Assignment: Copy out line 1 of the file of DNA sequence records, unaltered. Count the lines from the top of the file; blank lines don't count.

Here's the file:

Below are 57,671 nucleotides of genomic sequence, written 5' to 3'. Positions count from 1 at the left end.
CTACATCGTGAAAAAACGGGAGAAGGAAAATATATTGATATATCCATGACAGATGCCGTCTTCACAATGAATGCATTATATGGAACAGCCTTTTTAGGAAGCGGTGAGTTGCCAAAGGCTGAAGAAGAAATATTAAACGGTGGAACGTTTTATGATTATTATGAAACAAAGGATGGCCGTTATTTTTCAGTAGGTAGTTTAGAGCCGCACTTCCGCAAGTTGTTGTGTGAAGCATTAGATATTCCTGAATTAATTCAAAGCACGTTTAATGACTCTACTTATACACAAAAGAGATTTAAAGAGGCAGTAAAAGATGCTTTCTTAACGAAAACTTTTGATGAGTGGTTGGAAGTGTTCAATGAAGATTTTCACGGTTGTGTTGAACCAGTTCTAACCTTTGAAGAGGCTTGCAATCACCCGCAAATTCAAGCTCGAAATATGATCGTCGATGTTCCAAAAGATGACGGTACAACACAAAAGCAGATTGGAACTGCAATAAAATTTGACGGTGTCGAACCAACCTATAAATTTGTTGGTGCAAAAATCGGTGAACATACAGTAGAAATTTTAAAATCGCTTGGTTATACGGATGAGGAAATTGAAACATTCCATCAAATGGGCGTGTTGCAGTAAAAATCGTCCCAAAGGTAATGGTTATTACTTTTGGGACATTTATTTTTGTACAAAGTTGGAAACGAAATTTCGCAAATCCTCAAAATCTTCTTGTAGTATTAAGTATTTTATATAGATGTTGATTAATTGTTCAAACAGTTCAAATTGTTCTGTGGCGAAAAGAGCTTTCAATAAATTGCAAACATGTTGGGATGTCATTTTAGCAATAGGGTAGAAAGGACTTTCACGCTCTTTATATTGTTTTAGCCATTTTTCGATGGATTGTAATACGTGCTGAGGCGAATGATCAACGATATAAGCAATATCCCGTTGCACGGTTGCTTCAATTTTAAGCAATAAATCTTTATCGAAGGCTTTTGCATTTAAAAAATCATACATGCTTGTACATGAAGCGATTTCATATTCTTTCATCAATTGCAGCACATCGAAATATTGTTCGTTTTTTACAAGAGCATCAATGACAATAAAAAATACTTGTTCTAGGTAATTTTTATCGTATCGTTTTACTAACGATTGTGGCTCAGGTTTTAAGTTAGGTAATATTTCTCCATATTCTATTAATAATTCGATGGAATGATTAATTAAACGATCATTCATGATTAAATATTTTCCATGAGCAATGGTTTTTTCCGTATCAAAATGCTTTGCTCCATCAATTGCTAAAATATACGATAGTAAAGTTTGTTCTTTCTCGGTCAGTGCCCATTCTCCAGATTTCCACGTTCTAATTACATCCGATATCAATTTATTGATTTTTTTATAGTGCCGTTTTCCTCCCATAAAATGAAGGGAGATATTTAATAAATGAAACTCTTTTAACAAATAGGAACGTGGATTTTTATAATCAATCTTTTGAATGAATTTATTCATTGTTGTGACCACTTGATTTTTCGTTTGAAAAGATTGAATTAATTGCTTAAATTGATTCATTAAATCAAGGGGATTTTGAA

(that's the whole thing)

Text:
Below are 57,671 nucleotides of genomic sequence, written 5' to 3'. Positions count from 1 at the left end.